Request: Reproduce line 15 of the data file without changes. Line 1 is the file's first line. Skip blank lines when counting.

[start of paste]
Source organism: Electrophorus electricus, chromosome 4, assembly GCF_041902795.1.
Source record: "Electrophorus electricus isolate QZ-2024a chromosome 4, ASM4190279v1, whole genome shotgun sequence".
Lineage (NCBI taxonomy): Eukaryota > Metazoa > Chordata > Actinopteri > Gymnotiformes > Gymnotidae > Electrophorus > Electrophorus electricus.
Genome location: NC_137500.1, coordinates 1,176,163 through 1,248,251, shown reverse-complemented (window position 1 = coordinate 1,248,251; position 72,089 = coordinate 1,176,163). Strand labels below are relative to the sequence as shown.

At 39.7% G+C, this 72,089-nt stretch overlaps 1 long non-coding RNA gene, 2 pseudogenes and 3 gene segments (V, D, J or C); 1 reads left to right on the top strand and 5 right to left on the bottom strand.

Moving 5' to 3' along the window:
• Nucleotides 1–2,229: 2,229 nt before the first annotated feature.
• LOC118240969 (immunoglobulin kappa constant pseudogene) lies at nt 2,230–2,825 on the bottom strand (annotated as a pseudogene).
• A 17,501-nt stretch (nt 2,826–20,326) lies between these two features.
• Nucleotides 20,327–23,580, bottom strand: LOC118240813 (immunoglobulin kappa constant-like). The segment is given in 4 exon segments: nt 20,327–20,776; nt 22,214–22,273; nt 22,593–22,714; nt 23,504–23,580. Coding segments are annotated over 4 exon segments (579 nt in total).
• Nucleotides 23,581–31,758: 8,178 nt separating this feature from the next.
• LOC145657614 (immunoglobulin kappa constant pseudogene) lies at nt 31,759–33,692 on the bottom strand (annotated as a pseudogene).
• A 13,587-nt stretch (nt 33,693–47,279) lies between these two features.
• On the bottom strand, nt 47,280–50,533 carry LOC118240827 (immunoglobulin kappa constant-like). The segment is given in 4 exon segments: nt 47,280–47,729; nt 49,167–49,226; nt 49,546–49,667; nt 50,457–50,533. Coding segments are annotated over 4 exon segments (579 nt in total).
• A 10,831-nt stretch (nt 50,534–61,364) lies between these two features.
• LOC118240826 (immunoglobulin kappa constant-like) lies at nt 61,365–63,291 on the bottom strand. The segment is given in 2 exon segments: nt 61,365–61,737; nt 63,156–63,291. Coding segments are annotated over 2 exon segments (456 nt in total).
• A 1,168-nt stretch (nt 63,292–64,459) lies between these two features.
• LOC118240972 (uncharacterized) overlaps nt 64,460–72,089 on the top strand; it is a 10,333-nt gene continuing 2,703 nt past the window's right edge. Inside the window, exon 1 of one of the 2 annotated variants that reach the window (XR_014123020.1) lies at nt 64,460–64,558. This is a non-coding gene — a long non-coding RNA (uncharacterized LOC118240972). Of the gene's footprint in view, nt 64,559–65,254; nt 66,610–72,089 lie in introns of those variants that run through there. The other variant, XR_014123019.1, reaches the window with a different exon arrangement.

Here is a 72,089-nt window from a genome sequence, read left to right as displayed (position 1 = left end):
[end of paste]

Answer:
• A 10,831-nt stretch (nt 50,534–61,364) lies between these two features.